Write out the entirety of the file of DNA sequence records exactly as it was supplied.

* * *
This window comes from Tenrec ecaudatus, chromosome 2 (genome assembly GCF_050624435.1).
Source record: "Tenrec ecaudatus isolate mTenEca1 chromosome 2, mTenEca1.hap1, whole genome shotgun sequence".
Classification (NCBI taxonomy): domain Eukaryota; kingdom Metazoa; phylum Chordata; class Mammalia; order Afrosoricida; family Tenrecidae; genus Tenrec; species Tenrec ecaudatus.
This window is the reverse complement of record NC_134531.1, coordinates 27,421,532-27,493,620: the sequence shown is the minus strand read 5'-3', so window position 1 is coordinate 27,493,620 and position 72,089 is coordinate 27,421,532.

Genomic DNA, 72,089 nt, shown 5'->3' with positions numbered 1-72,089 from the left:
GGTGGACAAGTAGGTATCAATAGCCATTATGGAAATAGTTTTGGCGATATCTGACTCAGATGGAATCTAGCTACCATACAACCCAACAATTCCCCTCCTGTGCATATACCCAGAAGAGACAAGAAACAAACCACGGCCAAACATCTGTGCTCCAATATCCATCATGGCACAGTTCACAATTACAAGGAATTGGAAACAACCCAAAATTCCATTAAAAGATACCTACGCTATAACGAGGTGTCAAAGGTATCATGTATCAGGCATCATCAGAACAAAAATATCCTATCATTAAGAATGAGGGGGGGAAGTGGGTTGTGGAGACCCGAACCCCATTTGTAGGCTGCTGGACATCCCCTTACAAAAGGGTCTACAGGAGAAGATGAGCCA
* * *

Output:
This window comes from Tenrec ecaudatus, chromosome 2 (genome assembly GCF_050624435.1).
Source record: "Tenrec ecaudatus isolate mTenEca1 chromosome 2, mTenEca1.hap1, whole genome shotgun sequence".
Classification (NCBI taxonomy): domain Eukaryota; kingdom Metazoa; phylum Chordata; class Mammalia; order Afrosoricida; family Tenrecidae; genus Tenrec; species Tenrec ecaudatus.
This window is the reverse complement of record NC_134531.1, coordinates 27,421,532-27,493,620: the sequence shown is the minus strand read 5'-3', so window position 1 is coordinate 27,493,620 and position 72,089 is coordinate 27,421,532.

Genomic DNA, 72,089 nt, shown 5'->3' with positions numbered 1-72,089 from the left:
GGTGGACAAGTAGGTATCAATAGCCATTATGGAAATAGTTTTGGCGATATCTGACTCAGATGGAATCTAGCTACCATACAACCCAACAATTCCCCTCCTGTGCATATACCCAGAAGAGACAAGAAACAAACCACGGCCAAACATCTGTGCTCCAATATCCATCATGGCACAGTTCACAATTACAAGGAATTGGAAACAACCCAAAATTCCATTAAAAGATACCTACGCTATAACGAGGTGTCAAAGGTATCATGTATCAGGCATCATCAGAACAAAAATATCCTATCATTAAGAATGAGGGGGGGAAGTGGGTTGTGGAGACCCGAACCCCATTTGTAGGCTGCTGGACATCCCCTTACAAAAGGGTCTACAGGAGAAGATGAGCCA